The History of Sex: Pompeii -- The Perils of Procreation -- (Chap. I, Pt. 11)

Dr. Varone also shoots down my theory that Roman erotica was designed to boost the population to defend the Empire.

A Roman menage-a-trois
'Procreation was a problem among the Romans,' he concedes. 'They provided incentives for women who had more than three children. Nonetheless, many Roman women did not want to have children.'

The grave markers at Pompeii reveal why: whereas most men lived until they were at least twenty-two (usually dying in battle), the majority of women died between the ages of sixteen and eighteen, probably from complications after childbirth.

'But don't associate recreational sex with procreation. You had a child with your own wife; it was a question of dynastic continuity. Don't confuse their marriages with our marriages. Back then, your father and my father would have picked both of us up by the scruff of our necks, married us off, and then we would have had to procreate. But they didn't really have a relationship. So you had sex with whoever you wanted to, and with your wife you just had to procreate.'

'In the vast majority of erotic scenes, we know the people depicted were prostitutes because of the way they were dressed or their jewelry. And they used to worry about getting pregnant, because if a prostitute was pregnant, she wasn't going to be able to work much. They used many things to prevent pregnancy: sponges, vinegar douches and condoms made of sheep's bladders.'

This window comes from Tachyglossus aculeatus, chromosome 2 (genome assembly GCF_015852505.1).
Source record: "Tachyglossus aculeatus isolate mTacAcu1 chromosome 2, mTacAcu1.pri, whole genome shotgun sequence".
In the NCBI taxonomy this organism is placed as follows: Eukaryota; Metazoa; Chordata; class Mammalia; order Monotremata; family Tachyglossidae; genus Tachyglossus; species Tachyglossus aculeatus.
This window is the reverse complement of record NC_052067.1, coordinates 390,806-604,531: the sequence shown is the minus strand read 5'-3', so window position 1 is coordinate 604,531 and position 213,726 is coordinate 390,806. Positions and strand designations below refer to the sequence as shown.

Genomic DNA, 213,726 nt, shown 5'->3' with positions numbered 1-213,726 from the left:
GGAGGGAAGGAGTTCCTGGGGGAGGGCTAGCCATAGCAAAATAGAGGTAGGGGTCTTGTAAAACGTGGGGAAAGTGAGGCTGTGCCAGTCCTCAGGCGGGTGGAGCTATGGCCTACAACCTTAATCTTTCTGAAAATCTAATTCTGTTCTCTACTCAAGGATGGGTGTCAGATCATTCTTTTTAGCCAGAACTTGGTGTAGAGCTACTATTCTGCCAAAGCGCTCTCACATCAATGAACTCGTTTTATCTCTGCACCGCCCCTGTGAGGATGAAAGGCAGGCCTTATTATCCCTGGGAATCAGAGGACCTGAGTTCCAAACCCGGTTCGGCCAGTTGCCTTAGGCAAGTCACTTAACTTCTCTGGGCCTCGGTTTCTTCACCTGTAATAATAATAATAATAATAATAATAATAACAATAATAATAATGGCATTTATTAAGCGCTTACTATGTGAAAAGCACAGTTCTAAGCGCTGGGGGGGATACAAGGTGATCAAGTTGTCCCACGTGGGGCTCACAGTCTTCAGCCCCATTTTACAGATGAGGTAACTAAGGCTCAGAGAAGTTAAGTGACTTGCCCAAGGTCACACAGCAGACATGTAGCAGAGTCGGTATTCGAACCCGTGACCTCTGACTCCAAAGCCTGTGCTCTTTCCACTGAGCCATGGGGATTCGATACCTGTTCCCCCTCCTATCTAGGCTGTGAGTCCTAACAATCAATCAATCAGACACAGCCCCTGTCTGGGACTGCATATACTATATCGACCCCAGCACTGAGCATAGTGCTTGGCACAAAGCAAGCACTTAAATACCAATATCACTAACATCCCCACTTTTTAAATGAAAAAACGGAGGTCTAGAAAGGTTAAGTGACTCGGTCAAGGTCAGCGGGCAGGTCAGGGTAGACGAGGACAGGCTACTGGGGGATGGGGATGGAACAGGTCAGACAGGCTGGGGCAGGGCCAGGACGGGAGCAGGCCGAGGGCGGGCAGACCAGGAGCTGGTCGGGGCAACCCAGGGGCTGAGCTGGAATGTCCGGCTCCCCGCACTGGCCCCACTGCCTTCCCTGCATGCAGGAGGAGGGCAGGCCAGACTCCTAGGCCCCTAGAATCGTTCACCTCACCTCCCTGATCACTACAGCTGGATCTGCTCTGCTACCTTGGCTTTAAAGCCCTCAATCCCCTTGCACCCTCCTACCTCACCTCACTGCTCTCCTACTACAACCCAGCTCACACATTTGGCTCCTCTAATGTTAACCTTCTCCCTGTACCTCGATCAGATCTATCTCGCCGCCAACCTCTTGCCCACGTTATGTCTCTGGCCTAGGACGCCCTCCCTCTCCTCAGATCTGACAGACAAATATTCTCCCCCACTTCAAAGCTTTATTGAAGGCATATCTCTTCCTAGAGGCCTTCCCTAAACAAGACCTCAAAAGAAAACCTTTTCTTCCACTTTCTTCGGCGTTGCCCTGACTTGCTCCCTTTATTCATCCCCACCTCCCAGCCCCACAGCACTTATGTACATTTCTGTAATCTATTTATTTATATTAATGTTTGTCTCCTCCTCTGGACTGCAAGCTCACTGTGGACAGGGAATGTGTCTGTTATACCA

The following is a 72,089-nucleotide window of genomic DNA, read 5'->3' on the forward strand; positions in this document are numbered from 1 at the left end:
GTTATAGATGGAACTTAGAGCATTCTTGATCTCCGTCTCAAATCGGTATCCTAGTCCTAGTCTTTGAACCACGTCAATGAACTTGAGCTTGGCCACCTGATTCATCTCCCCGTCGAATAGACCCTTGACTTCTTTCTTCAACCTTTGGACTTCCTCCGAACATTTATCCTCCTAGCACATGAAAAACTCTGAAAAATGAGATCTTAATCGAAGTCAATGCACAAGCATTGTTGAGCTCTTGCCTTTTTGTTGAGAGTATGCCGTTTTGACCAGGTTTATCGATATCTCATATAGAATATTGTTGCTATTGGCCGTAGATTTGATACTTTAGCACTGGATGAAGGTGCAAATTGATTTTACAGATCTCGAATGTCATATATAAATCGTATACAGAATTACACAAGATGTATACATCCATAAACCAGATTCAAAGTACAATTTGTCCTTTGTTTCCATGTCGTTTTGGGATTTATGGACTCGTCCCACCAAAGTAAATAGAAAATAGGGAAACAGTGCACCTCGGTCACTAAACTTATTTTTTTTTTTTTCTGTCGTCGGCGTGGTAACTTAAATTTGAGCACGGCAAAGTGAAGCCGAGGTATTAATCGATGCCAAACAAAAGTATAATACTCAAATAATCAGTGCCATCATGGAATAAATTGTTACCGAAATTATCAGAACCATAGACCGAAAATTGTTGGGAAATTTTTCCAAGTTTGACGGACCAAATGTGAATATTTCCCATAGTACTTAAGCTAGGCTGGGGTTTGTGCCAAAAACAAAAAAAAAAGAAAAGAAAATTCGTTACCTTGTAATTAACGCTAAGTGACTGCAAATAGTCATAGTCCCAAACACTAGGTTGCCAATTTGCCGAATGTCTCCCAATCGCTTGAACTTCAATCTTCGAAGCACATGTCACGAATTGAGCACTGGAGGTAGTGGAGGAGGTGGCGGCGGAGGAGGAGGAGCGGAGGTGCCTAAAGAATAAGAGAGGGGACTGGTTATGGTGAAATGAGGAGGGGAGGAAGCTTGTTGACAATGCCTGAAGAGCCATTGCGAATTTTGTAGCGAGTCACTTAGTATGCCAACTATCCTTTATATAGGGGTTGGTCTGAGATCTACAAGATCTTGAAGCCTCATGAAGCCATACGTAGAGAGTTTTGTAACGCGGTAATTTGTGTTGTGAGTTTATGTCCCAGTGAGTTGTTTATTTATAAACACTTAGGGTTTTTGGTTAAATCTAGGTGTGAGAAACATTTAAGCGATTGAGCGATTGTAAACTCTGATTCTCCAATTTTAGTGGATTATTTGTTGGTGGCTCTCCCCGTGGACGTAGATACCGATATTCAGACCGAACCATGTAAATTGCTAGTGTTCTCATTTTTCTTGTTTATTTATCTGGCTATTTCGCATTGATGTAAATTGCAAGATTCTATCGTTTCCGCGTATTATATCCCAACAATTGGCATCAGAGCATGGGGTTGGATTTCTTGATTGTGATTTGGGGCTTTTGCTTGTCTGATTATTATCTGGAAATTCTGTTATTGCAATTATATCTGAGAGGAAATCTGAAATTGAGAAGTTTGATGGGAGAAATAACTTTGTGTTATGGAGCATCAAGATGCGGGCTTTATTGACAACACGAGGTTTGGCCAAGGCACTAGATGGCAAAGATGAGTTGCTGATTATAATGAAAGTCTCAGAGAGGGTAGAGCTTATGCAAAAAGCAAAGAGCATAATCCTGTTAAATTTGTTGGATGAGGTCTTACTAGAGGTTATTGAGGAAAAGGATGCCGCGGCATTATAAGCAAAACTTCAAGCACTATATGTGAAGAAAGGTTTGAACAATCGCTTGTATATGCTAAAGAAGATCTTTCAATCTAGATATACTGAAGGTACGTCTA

'So what was the main purpose of erotic art?'

'I think they were used for decorative purposes in the sense that they tried to create an atmosphere. Most of these renderings depicted nice environments, people who were well dressed, perhaps lovely vases in the background, and the general idea was to make people think "I'm not in this horrible lupanar, I'm in a private bachelor's pad."

There was always an attempt to imitate the world of the very wealthy. But the very wealthy and the noble were in a completely different world.'

The doubly-endowed Priapus in the lupanar at Pompeii

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